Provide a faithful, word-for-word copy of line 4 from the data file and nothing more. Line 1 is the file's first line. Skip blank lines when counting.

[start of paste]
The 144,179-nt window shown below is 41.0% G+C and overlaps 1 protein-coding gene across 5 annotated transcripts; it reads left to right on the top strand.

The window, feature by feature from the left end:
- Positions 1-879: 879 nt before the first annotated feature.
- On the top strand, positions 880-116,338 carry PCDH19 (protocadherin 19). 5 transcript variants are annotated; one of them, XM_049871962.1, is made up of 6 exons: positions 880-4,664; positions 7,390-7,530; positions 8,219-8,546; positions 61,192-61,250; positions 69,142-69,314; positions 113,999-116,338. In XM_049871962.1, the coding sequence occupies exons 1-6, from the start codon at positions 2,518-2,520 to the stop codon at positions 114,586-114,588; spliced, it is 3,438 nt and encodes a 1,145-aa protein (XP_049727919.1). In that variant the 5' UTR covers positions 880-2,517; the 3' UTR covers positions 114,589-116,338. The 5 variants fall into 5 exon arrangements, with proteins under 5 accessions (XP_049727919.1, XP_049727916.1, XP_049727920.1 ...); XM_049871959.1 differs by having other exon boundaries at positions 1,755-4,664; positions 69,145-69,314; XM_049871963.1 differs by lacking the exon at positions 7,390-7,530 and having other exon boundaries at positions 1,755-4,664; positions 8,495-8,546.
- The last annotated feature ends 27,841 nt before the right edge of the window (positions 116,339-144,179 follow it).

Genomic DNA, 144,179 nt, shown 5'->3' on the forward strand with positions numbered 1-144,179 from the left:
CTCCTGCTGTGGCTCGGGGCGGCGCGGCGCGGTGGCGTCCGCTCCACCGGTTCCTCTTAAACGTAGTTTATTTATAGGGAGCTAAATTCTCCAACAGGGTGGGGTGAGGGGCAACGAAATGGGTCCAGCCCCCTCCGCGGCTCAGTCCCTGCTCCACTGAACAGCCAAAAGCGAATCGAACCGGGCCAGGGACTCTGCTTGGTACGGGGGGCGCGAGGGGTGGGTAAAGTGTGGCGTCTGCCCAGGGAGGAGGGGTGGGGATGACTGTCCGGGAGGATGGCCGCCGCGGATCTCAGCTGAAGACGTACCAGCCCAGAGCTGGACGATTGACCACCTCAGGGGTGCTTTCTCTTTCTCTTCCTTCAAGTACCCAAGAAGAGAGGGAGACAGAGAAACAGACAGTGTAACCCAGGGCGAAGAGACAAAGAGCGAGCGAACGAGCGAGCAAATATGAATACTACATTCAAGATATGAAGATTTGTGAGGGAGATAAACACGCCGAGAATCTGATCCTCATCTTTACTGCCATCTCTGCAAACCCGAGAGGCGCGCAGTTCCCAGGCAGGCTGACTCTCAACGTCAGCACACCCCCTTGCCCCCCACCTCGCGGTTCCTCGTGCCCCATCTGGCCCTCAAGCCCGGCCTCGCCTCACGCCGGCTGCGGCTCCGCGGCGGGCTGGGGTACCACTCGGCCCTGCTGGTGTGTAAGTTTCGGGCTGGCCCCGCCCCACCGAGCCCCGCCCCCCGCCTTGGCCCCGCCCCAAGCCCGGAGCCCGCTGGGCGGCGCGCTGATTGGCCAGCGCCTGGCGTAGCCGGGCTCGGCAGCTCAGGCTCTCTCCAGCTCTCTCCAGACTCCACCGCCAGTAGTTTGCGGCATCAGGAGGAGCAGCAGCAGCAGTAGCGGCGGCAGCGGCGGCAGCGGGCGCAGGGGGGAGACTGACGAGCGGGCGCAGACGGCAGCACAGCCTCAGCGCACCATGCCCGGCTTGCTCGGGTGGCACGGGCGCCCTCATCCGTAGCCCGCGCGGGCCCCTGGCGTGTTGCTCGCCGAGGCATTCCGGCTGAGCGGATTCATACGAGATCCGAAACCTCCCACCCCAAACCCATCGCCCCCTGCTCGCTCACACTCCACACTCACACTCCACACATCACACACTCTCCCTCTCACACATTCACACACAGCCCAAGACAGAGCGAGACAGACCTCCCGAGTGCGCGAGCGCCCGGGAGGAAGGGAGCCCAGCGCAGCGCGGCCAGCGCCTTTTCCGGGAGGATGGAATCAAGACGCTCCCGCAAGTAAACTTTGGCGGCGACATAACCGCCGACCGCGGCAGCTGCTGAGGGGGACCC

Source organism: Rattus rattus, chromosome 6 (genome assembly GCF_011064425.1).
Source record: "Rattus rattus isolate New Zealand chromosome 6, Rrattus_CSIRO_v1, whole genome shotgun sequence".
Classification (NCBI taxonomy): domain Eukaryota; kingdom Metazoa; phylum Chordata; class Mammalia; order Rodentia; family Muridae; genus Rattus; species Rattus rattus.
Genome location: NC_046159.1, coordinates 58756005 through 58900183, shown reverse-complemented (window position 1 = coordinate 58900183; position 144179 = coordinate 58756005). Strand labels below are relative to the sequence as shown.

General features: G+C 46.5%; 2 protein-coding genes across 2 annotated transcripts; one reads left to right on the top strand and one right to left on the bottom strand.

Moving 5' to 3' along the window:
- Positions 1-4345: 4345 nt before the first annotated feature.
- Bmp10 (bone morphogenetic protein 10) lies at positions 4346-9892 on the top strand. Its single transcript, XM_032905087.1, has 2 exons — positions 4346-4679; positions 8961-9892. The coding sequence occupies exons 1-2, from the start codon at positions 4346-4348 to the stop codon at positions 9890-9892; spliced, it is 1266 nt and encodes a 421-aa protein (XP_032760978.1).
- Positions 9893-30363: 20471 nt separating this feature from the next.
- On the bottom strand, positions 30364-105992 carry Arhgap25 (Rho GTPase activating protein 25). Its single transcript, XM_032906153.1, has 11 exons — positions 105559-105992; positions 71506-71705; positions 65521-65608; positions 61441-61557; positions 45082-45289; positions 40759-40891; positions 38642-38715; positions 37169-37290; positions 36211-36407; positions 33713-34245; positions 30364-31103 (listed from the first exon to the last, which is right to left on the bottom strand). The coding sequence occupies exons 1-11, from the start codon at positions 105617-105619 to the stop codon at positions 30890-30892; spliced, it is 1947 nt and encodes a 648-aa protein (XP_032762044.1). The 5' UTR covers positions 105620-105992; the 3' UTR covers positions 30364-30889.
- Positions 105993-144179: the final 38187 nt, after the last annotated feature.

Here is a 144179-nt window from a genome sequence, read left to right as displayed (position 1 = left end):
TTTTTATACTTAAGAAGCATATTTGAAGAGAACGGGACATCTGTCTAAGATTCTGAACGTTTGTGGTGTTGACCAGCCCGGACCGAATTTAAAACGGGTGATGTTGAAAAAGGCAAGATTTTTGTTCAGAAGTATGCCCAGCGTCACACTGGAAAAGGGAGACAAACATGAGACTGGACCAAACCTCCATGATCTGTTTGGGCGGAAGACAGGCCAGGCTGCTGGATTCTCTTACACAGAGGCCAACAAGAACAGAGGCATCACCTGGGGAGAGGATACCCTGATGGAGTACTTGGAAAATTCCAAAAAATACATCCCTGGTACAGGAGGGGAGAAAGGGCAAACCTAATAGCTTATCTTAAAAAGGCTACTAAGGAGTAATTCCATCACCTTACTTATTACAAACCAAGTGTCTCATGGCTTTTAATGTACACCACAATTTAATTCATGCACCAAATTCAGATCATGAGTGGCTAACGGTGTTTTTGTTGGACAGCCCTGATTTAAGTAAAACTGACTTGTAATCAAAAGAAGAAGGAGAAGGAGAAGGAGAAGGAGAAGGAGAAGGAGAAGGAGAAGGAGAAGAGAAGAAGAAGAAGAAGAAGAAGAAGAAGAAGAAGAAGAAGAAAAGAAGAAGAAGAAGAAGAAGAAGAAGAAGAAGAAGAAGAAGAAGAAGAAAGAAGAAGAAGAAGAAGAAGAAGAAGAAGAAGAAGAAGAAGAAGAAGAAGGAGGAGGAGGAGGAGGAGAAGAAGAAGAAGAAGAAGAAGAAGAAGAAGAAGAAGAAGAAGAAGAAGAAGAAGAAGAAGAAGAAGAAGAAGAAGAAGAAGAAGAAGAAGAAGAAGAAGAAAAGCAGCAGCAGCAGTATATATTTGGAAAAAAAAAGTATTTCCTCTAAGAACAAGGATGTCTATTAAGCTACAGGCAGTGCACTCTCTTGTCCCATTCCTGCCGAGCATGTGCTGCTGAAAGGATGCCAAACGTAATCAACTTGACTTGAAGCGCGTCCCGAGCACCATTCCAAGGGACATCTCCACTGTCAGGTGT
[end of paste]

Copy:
- On the top strand, positions 880-116,338 carry PCDH19 (protocadherin 19). 5 transcript variants are annotated; one of them, XM_049871962.1, is made up of 6 exons: positions 880-4,664; positions 7,390-7,530; positions 8,219-8,546; positions 61,192-61,250; positions 69,142-69,314; positions 113,999-116,338. In XM_049871962.1, the coding sequence occupies exons 1-6, from the start codon at positions 2,518-2,520 to the stop codon at positions 114,586-114,588; spliced, it is 3,438 nt and encodes a 1,145-aa protein (XP_049727919.1). In that variant the 5' UTR covers positions 880-2,517; the 3' UTR covers positions 114,589-116,338. The 5 variants fall into 5 exon arrangements, with proteins under 5 accessions (XP_049727919.1, XP_049727916.1, XP_049727920.1 ...); XM_049871959.1 differs by having other exon boundaries at positions 1,755-4,664; positions 69,145-69,314; XM_049871963.1 differs by lacking the exon at positions 7,390-7,530 and having other exon boundaries at positions 1,755-4,664; positions 8,495-8,546.